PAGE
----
catabolism of purine nucleotides proceeds by hydrolysis to the nucleoside and
subsequently to the free base, which is further degraded. Deamination of
guanine produces xanthine, and deamination of adenine produces hypoxanthine,
the base corresponding to the nucleoside inosine, which is shown in Figure
23.23a. Hypoxanthine can be oxidized to xanthine, so this base is a common
degradation product of both adenine and guanine. Xanthine is oxidized in turn
to uric acid. In birds, some
reptiles, insects, Dalmatian dogs, and primates (including humans), uric acid
is the end product of purine metabolism and is excreted. In all other
terrestrial animals, including all other mammals, allantoin is the product
excreted, whereas allantoate is the product in fish. Allantoate is further
degraded to glyoxylate and urea by microorganisms and some amphibians, as shown
in Figure 23.23b. Gout is a disease
in humans that is caused by the overproduction of uric acid. Deposits of uric
acid (which is barely soluble in water) accumulate in the joints of the hands
and feet. Allopurinol is a compound used to treat gout; it inhibits the
degradation of hypoxanthine to xanthine and of xanthine to uric acid,
preventing the buildup of uric acid deposits.
Salvage reactions are important in the metabolism of purine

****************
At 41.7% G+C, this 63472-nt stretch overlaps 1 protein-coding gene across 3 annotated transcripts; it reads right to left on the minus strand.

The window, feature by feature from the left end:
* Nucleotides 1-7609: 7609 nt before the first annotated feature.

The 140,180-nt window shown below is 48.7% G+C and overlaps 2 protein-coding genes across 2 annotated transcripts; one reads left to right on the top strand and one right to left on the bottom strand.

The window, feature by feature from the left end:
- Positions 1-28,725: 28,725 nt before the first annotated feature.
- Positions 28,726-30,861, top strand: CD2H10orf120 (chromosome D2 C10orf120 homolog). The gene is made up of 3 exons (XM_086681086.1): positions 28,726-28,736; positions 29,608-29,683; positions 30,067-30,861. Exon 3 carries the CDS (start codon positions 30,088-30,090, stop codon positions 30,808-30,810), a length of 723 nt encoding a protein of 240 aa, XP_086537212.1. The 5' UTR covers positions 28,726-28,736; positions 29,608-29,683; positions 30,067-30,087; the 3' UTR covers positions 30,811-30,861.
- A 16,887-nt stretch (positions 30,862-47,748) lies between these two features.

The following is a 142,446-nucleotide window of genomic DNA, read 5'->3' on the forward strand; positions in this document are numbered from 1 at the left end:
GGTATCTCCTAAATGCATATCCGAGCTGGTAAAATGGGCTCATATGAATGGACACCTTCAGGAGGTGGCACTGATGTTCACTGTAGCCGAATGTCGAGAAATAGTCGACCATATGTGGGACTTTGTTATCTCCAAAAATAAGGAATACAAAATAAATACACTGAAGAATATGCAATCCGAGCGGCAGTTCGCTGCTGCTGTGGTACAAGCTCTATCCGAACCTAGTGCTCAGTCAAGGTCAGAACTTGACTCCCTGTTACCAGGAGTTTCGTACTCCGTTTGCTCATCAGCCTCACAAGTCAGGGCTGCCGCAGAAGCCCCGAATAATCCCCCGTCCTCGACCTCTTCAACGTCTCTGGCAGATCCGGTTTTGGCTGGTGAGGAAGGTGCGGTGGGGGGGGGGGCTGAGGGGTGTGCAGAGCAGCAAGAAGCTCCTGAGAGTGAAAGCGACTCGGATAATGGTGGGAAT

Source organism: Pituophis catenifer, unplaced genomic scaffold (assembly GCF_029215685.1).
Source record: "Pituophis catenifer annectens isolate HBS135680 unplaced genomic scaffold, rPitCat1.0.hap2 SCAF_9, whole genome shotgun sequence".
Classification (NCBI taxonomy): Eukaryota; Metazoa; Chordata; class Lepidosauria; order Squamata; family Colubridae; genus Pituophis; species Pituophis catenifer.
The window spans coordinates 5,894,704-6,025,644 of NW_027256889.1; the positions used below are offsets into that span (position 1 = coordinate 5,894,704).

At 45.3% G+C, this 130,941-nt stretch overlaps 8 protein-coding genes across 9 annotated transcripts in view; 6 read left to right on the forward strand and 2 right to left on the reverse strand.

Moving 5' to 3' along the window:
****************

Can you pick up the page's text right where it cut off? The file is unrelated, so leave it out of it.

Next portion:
nucleotidesbecause of the amount of energy required for the synthesis of the
purine bases. A free purine base that has been cleaved from a nucleotide can
produce the corresponding nucleotide by reacting with the compound
phosphoribosylpyro-phosphate (PRPP), formed by a transfer of a pyrophosphate
group from ATP to ribose-5-phosphate (Figure 23.24).
different enzymes with different specificities with respect to the purine base
catalyze salvage reactions. The reaction
+ PRPP - > AMP + PPi
catalyzed by adenine phosphoribosyltransferase. The corresponding reactions of
guanine and hypoxanthine
+ PRPP - > IMP + PPi
+ PRPP - > GMP + PPi
catalyzed by hypoxanthine-guanine phosphoribosyltransferase (HGPRT) (Figure
23.25). A deficiency in HGPRT can result in a serious disorder, Lesch–Nyhan syndrome.
Purines are degraded to uric acid in primates (including humans)
and further degraded in other organisms. Overproduction of uric acid causes
gout in humans.
Salvage reactions exist for reuse of some of purines.